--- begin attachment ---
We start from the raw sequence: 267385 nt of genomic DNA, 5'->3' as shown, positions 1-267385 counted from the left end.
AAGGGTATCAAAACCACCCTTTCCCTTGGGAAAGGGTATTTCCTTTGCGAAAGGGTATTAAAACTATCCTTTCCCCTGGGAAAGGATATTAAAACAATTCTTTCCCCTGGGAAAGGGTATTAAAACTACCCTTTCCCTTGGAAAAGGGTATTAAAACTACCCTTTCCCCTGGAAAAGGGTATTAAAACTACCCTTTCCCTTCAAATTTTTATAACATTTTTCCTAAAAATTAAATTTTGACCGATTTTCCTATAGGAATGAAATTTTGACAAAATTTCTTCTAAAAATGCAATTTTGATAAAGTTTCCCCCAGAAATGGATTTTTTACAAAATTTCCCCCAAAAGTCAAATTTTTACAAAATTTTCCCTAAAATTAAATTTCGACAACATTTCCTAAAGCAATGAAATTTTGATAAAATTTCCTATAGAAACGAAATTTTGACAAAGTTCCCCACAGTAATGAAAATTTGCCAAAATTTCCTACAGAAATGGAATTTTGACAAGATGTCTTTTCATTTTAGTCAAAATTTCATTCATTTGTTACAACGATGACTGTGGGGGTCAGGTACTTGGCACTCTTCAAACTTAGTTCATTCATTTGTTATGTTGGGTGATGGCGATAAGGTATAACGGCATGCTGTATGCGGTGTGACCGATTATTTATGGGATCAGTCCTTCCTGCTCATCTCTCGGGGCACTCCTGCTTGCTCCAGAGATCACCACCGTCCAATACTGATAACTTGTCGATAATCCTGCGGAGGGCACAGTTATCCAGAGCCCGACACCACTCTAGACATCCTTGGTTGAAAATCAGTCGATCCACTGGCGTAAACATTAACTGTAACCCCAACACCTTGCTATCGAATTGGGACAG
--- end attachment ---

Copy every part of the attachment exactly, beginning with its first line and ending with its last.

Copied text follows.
We start from the raw sequence: 267385 nt of genomic DNA, 5'->3' as shown, positions 1-267385 counted from the left end.
AAGGGTATCAAAACCACCCTTTCCCTTGGGAAAGGGTATTTCCTTTGCGAAAGGGTATTAAAACTATCCTTTCCCCTGGGAAAGGATATTAAAACAATTCTTTCCCCTGGGAAAGGGTATTAAAACTACCCTTTCCCTTGGAAAAGGGTATTAAAACTACCCTTTCCCCTGGAAAAGGGTATTAAAACTACCCTTTCCCTTCAAATTTTTATAACATTTTTCCTAAAAATTAAATTTTGACCGATTTTCCTATAGGAATGAAATTTTGACAAAATTTCTTCTAAAAATGCAATTTTGATAAAGTTTCCCCCAGAAATGGATTTTTTACAAAATTTCCCCCAAAAGTCAAATTTTTACAAAATTTTCCCTAAAATTAAATTTCGACAACATTTCCTAAAGCAATGAAATTTTGATAAAATTTCCTATAGAAACGAAATTTTGACAAAGTTCCCCACAGTAATGAAAATTTGCCAAAATTTCCTACAGAAATGGAATTTTGACAAGATGTCTTTTCATTTTAGTCAAAATTTCATTCATTTGTTACAACGATGACTGTGGGGGTCAGGTACTTGGCACTCTTCAAACTTAGTTCATTCATTTGTTATGTTGGGTGATGGCGATAAGGTATAACGGCATGCTGTATGCGGTGTGACCGATTATTTATGGGATCAGTCCTTCCTGCTCATCTCTCGGGGCACTCCTGCTTGCTCCAGAGATCACCACCGTCCAATACTGATAACTTGTCGATAATCCTGCGGAGGGCACAGTTATCCAGAGCCCGACACCACTCTAGACATCCTTGGTTGAAAATCAGTCGATCCACTGGCGTAAACATTAACTGTAACCCCAACACCTTGCTATCGAATTGGGACAG